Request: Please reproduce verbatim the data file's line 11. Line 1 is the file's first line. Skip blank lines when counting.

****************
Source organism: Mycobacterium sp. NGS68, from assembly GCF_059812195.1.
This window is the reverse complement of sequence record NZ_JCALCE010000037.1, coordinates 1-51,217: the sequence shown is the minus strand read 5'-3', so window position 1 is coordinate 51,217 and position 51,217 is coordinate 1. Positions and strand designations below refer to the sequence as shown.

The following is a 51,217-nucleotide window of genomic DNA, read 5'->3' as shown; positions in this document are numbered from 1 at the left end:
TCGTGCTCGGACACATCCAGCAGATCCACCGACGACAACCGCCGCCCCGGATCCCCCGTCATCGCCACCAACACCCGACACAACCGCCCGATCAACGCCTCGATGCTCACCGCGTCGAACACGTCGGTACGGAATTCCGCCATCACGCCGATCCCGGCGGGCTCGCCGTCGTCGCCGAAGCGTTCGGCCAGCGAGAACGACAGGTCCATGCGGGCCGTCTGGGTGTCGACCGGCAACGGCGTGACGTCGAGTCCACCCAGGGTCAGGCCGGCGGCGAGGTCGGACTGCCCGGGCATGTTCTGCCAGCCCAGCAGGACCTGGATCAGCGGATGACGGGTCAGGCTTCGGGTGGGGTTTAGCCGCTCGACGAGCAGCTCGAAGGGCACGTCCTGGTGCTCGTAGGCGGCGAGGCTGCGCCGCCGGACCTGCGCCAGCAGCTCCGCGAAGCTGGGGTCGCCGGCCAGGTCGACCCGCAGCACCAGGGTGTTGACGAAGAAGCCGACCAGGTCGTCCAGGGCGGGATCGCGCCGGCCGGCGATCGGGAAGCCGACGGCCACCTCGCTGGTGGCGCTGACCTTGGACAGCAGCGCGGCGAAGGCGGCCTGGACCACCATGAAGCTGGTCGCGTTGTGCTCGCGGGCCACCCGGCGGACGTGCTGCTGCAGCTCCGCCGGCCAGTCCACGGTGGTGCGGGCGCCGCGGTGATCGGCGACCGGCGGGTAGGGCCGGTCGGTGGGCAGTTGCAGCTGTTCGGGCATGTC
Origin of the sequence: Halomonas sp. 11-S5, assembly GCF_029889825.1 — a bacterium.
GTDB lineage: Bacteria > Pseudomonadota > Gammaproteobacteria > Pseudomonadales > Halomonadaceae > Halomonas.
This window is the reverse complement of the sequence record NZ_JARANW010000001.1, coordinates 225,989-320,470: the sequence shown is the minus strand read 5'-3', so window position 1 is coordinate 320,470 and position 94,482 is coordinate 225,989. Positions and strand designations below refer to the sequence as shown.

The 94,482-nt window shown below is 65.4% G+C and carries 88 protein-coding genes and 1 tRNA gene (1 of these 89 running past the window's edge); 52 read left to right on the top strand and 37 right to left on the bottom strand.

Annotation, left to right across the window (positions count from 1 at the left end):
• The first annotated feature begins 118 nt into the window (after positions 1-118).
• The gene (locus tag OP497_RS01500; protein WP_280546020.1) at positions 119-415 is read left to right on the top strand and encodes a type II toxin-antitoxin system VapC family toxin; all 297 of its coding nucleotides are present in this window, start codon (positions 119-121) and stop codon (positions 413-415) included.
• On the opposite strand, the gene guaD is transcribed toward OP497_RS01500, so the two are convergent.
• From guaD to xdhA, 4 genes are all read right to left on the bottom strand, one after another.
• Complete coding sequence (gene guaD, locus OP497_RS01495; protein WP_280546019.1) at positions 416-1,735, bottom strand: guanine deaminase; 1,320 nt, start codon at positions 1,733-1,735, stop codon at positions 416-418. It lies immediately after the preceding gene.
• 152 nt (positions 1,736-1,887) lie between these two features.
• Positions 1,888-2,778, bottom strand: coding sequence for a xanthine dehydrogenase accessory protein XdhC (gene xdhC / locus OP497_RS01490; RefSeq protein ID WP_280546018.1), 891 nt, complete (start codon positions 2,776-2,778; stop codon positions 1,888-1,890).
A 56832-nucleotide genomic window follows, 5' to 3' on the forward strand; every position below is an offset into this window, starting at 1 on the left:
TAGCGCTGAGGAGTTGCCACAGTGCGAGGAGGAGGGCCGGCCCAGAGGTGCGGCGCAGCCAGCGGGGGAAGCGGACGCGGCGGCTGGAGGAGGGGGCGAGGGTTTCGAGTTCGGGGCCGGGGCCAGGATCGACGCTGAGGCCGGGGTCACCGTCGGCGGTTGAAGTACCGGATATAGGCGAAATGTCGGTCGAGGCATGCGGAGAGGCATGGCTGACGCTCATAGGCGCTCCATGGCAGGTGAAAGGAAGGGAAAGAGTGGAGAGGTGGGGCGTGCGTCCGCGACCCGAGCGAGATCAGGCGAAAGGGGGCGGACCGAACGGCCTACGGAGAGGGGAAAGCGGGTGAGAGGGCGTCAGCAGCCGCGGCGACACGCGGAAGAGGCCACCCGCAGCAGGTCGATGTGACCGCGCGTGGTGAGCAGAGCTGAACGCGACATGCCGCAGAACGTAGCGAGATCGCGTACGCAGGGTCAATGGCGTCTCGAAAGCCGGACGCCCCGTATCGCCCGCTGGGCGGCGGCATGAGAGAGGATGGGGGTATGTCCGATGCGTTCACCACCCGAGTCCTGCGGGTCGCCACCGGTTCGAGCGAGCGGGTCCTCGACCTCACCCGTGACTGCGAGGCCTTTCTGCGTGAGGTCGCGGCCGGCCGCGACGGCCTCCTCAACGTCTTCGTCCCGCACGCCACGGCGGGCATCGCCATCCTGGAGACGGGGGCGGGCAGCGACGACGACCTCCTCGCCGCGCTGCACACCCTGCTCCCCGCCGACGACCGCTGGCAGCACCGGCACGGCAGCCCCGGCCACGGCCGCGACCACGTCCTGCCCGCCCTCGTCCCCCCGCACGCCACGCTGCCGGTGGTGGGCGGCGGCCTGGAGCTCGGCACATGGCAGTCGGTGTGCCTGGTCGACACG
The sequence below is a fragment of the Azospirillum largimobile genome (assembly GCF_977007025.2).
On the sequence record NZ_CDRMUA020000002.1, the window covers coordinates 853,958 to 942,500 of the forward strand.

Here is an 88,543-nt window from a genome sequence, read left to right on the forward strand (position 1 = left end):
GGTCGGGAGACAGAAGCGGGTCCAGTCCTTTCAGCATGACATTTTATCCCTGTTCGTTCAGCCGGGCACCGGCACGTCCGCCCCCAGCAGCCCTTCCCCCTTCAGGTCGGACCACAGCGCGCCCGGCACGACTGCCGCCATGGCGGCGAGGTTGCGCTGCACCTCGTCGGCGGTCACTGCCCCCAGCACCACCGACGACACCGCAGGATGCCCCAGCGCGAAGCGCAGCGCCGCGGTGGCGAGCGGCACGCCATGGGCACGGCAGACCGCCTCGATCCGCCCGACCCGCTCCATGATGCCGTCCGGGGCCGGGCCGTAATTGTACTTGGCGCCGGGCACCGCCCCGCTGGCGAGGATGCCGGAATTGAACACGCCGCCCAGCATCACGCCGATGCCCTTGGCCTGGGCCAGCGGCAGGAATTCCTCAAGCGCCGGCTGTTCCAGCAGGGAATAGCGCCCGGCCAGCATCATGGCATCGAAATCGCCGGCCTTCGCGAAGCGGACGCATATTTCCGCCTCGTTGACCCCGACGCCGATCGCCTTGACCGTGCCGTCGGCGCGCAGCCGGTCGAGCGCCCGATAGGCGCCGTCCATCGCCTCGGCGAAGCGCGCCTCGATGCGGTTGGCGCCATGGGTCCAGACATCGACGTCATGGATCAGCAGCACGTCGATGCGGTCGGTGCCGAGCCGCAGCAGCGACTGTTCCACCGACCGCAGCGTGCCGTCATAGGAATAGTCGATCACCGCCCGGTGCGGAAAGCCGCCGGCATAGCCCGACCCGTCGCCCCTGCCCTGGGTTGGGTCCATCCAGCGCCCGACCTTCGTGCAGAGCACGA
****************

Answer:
• The gene (locus tag OP497_RS01500; protein WP_280546020.1) at positions 119-415 is read left to right on the top strand and encodes a type II toxin-antitoxin system VapC family toxin; all 297 of its coding nucleotides are present in this window, start codon (positions 119-121) and stop codon (positions 413-415) included.